An Immune System Trained to Kill Cancer


September 13, 2011

The New York Times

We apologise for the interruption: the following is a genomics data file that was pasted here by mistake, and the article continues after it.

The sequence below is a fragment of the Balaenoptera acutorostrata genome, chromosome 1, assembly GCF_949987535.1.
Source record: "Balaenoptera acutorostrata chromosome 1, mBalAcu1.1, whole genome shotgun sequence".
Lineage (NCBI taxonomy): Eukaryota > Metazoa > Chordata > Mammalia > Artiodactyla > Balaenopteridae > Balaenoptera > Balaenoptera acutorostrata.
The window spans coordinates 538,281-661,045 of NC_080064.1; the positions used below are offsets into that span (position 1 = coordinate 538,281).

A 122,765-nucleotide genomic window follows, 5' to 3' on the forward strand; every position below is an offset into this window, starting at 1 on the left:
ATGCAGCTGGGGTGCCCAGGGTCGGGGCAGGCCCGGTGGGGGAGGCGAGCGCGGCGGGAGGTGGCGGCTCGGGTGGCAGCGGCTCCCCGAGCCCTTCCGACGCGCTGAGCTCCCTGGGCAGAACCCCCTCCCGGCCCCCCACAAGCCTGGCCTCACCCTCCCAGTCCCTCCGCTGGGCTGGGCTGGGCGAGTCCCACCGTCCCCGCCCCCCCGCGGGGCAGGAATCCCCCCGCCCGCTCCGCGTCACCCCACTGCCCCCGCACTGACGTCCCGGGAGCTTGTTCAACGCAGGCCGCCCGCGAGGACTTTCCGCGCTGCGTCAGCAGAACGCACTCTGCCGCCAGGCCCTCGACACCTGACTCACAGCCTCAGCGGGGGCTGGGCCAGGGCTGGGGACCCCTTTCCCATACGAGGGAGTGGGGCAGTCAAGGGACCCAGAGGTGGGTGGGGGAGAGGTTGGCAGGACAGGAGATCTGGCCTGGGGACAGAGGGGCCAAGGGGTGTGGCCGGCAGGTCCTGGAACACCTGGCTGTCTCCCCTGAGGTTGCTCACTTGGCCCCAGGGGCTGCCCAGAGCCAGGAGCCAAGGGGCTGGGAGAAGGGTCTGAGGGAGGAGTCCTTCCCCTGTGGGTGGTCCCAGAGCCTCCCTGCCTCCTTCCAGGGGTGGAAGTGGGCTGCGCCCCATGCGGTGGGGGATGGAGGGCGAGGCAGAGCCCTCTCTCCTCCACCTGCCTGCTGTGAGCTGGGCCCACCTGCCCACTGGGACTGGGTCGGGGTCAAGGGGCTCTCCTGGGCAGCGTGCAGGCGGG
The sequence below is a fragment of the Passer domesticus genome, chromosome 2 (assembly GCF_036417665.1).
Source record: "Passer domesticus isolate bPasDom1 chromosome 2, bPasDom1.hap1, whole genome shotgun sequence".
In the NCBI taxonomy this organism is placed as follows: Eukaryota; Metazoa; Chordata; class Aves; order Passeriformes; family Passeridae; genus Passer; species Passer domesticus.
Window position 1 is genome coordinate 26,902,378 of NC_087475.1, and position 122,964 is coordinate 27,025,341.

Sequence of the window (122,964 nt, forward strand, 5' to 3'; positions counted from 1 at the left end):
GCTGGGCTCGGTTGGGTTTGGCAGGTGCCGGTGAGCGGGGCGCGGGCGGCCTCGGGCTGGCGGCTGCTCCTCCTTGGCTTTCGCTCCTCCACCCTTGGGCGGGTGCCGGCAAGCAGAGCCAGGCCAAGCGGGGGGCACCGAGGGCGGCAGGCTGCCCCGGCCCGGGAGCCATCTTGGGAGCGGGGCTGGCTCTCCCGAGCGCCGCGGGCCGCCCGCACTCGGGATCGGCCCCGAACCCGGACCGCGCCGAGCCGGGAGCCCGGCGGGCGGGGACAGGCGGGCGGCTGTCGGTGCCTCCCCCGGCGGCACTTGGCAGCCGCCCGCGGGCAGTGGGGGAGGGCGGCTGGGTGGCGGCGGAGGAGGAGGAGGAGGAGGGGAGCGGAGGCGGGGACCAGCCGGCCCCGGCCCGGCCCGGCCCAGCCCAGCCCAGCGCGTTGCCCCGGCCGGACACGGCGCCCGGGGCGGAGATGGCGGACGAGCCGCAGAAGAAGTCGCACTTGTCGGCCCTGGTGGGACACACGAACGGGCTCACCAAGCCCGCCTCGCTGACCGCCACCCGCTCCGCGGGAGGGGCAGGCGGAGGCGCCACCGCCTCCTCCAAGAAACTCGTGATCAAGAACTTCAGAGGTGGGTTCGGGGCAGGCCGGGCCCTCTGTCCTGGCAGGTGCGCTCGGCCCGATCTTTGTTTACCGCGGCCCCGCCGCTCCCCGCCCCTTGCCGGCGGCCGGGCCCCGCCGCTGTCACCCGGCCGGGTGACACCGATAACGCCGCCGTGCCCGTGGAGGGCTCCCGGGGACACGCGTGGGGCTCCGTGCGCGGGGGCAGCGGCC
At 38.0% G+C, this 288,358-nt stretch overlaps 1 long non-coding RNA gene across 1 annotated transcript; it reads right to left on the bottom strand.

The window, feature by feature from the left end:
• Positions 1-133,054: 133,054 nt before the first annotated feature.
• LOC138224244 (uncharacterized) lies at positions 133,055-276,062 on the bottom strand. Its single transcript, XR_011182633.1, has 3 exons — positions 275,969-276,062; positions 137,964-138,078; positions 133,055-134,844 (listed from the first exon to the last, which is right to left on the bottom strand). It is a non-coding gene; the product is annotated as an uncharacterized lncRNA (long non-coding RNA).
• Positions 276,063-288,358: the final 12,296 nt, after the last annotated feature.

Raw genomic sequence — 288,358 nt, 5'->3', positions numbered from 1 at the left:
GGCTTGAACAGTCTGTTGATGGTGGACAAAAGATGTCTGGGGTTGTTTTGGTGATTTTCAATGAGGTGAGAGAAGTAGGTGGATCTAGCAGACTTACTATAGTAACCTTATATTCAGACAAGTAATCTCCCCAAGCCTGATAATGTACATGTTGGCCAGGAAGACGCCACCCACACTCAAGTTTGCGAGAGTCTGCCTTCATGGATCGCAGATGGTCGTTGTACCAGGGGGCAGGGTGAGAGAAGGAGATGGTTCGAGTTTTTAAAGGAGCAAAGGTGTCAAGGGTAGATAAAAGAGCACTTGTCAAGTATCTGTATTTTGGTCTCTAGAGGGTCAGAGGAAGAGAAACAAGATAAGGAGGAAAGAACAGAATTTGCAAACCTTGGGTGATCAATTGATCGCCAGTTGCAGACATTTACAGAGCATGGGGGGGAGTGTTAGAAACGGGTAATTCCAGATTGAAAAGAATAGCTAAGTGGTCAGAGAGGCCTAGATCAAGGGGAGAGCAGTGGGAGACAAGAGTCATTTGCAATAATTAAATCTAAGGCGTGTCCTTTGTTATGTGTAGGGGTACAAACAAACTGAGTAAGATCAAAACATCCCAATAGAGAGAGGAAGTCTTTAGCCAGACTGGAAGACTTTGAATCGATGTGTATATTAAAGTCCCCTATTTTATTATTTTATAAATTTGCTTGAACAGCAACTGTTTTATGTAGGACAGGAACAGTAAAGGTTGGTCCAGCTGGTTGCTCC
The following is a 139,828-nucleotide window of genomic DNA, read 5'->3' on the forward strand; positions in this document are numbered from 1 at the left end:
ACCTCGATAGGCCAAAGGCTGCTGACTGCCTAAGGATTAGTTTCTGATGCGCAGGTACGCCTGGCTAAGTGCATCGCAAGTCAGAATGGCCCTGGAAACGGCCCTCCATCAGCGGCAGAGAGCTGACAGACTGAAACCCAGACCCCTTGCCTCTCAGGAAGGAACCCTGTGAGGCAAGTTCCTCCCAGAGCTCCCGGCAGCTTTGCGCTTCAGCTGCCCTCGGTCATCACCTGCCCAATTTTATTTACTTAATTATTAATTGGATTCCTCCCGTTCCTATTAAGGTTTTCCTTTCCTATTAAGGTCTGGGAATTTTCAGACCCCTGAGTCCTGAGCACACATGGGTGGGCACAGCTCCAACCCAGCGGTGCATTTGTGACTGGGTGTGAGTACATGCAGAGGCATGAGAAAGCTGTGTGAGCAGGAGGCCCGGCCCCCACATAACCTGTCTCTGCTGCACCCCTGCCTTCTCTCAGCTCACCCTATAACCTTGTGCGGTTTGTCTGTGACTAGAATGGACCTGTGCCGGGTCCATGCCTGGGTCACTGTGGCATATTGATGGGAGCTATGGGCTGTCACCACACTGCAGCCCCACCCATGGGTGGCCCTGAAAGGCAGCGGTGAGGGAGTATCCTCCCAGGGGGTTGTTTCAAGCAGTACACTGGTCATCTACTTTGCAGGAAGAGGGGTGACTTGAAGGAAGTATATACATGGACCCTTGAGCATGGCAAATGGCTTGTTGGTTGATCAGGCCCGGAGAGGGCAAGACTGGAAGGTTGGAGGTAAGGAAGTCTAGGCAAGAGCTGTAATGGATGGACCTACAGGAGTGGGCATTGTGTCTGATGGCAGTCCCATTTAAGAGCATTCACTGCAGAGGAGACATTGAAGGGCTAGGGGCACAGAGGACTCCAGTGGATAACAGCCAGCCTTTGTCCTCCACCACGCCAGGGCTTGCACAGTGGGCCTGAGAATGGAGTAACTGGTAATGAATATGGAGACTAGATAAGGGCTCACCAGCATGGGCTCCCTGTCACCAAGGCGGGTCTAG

The cover story of today's New York Times "Science Times" section explores the decades worth of research that led to an Abramson Cancer Center team's breakthrough in the treatment of chronic lymphocytic leukemia using a gene therapy technique, reported earlier this summer in the New England Journal of Medicine and Science Translational Medicine. The work, the New York Times wrote, "may signify a turning point in the long struggle to develop effective gene therapies against cancer. And not just for leukemia patients: other cancers may also be vulnerable to this novel approach — which employs a disabled form of H.I.V.-1, the virus that causes AIDS, to carry cancer-fighting genes into the patients’ T-cells. In essence, the team is using gene therapy to accomplish something that researchers have hoped to do for decades: train a person’s own immune system to kill cancer cells." Carl June, MD, director of Translational Research in the Abramson Cancer Center, who led the work, called the techniques “a harvest of the information from the molecular biology revolution over the past two decades.” The story also profiles one of the three patients treated on the new protocol, who is now in a complete remission. Before, there were days when the man could barely get out of bed; now, he plays golf does yard work, and travels with his wife in their RV. “I have my life back,” he said. June's collaborators David Porter, MD, Bruce Levine, PhD, Michael Kalos, PhD, and Alison Loren, MD, are mentioned in the story for their role in the research and care of the patients... Read More

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